In most traditional gyms, a typical warm-up involves about 15 to 20 minutes on a treadmill or stationary bike. That’s it. While most fitness experts note that “this is better than nothing,” getting ready for an all-out CrossFit session requires more than this type of cursory warm-up.
Several CrossFit websites noted the benefits of warm-up exercise:
Warm-ups serve two important functions. They enhance performance and prevent injuries. As such, an effective warm-up has both physical and mental benefits.
All too often, those trying to keep fit are pushed for time. They have jobs to do, kids to pick up, dinner to cook and any number of other responsibilities. As a result, they often join a work-out session in progress and immediately begin the group’s activity at full speed. This is a recipe for disaster.
Warming Up the Blood
According to Gale Bernhardt, a former Olympic Triathlon coach, the 10 or 15 minutes period before the actual workout begins is critical to getting the optimal benefit of the activity. She notes, “Relaxed, sitting in your chair and reading this column produces a relatively low 15- to 20-percent of blood flow to your skeletal muscles. Most of the small blood vessels (capillaries) within those muscles are closed. After 10 to 12 minutes of total body exercise, blood flow to the skeletal muscles increases to some 70 to 75 percent and the capillaries open.
“Along with more blood flow, comes an increase in muscle temperature. This is good because the hemoglobin in your blood releases oxygen more readily at a higher temperature. More blood going to the muscles, along with more oxygen available to the working muscles, means better performance.
“An increase in temperature also contributes to faster muscle contraction and relaxation. Nerve transmission and muscle metabolism is increased, so the muscles work more efficiently.”
The most likely injury resulting from a CrossFit athlete failing to warm-up properly is a muscle strain or even a muscle tear. When the muscles are stretched during a warm-up, it is more difficult (taking considerably more force) for them to be injured. While muscle strains can be painful, there is also a more serious result in the failure to warm up properly.
In her article Bernhardt noted, “There have been human studies on sudden, high-intensity exercise and the effects on the heart. One particular study had 44 men (free of overt symptoms of coronary artery disease) run on a treadmill at high intensity for 10 to 15 seconds without any warm-up. Electrocardiogram (ECG) data showed that 70 percent of the subjects displayed abnormal ECG changes that were attributed to low blood supply to the heart muscle.
“To examine the benefit of a warm-up, 22 of the men with abnormal results did a jog-in-place at a moderate intensity for two minutes before getting on the treadmill for another test of high-intensity running. With that small two-minute warm-up, 10 of the men now showed normal ECG tracings and 10 showed improved tracings. Only two of the subjects still showed significant abnormalities.”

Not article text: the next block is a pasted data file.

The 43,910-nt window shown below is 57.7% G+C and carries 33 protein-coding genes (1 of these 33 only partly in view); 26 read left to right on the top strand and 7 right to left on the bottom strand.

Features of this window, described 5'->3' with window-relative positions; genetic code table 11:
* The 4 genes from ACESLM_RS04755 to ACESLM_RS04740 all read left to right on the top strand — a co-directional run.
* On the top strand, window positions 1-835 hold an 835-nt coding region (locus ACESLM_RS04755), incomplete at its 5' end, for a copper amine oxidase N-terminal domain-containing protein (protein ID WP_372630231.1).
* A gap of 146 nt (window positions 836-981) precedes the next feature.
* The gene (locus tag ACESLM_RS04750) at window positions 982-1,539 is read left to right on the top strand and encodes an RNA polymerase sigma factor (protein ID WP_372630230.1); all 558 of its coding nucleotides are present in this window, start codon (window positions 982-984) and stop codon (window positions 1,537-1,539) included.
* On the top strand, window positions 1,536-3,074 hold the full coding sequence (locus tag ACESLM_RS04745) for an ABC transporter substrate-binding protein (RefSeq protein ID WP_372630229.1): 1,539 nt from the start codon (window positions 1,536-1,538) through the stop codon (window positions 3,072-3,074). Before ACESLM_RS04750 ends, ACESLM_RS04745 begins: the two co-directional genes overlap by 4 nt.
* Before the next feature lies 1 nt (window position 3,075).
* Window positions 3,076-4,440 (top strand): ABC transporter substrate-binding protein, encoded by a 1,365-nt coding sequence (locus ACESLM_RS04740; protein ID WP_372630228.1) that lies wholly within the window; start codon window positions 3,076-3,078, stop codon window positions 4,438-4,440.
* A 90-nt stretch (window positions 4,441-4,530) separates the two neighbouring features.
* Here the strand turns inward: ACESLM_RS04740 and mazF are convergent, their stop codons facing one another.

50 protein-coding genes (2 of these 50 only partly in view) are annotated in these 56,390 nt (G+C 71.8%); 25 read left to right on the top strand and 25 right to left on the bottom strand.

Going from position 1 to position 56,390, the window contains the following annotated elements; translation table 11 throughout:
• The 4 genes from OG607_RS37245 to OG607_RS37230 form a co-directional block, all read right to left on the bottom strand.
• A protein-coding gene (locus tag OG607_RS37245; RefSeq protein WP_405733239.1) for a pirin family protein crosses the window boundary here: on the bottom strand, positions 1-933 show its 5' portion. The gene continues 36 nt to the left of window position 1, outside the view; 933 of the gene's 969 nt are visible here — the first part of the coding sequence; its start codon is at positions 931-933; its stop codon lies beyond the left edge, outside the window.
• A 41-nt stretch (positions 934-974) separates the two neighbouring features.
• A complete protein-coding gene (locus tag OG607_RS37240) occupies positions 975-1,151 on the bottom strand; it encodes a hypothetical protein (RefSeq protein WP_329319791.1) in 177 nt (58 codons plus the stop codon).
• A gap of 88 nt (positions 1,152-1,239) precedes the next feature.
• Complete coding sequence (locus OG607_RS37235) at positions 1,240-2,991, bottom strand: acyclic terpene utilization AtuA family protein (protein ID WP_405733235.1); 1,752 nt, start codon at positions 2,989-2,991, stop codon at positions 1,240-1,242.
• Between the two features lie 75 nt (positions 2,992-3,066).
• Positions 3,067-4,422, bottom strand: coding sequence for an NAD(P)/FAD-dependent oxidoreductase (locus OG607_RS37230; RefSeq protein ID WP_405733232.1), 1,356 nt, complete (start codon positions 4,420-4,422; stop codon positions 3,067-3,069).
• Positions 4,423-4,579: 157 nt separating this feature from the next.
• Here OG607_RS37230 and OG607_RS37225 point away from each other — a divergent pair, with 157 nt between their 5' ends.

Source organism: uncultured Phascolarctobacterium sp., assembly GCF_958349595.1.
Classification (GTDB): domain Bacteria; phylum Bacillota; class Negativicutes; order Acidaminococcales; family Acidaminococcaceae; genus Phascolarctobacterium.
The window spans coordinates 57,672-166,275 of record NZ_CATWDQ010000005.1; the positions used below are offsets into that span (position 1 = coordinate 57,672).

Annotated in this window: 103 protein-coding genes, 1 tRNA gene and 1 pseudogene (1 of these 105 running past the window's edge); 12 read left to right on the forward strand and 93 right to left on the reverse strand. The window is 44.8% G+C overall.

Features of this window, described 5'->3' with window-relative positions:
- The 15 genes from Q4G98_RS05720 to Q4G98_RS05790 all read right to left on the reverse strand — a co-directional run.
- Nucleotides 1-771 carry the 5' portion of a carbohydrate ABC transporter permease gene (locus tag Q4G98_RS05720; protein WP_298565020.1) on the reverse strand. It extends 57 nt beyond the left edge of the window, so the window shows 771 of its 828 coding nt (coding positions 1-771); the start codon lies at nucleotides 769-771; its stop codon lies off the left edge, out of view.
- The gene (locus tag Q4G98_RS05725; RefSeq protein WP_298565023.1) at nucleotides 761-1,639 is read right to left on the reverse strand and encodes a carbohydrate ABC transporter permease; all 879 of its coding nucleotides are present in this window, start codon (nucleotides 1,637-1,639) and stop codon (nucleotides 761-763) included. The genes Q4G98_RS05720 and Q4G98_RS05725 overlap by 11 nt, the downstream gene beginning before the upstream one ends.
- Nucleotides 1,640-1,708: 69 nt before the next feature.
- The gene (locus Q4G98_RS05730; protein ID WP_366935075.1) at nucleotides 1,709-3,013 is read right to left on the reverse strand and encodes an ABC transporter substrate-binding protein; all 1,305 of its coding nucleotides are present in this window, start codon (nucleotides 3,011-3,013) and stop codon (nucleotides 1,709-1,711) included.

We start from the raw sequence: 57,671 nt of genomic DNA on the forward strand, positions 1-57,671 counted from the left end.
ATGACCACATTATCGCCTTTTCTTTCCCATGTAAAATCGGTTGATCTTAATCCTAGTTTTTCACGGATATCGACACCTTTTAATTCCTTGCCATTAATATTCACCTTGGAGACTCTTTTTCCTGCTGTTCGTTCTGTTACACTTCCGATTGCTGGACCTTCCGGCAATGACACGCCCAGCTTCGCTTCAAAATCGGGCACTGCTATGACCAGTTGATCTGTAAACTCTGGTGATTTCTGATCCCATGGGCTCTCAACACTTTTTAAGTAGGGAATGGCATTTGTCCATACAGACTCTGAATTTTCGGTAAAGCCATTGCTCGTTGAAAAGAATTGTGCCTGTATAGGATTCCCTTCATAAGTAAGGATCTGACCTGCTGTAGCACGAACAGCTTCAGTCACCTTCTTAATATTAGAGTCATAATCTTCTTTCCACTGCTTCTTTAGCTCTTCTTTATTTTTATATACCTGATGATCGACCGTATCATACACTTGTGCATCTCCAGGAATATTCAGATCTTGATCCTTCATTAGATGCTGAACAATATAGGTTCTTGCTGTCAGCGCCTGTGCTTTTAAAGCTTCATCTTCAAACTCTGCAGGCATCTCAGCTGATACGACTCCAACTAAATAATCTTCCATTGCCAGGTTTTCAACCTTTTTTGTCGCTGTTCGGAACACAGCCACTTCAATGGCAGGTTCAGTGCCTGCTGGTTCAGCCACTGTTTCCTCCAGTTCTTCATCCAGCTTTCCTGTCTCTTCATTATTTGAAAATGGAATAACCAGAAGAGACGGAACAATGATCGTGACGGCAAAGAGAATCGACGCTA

Yogi Was Right
The former New York Yankee catcher, , was famous for his malapropisms, especially about sports. One of his most famous was his brilliant, yet goofy, description about the mental aspects of baseball. Yogi deftly opined:
“Baseball is 90% mental and the other half physical”
Of course, this analysis can be made about a CrossFit warm-up session as well!
A proper warm-up prepares the athlete for the rigorous activities that await them. When the warm-up sessions are consistent – meaning the same activities are done as warm-ups in each session – the CrossFit athlete does not have to “think” about anything. They can just DO.
Many CrossFit trainers use the same warm-up regimen for each workout session for this reason. This allows the athletes to focus on preparing mentally for what will very likely be new activities, arranged in novel ways.
A Great CrossFit Warm-Up
There are as many CrossFit warm-ups as there are CrossFit trainers. However, following the KISS principle is always the best policy. According to Greg Glassman, the founder of CrossFit Inc. and the publisher of CrossFit Journal, here are simple pre-workout stretches and activities that are excellent ways to get ready for the WOD.
He notes, “The essential features of our warm-up are that they include a stretch and major hip/leg extension, trunk/hip extension and flexion, and pushing and pulling movements. The combinations are limitless and might include more challenging movements like good mornings, hollow rocks, rope climb, or handstand push-ups in place of back extensions, sit-ups, pull-ups, and dips. The movements used will largely depend on your athletic development, but over time the more challenging movements can be included without being a whole workout.”
No matter how pressed you are for time don’t skimp on the warm-up phase of your workout. If you work out at a CrossFit facility, follow the lead of your trainer and if you have a home CrossFit gym, use these suggested warm-up exercises. Your workout will be better for it.What do you do for your warm-up? Leave a comment and we’ll share with our readers.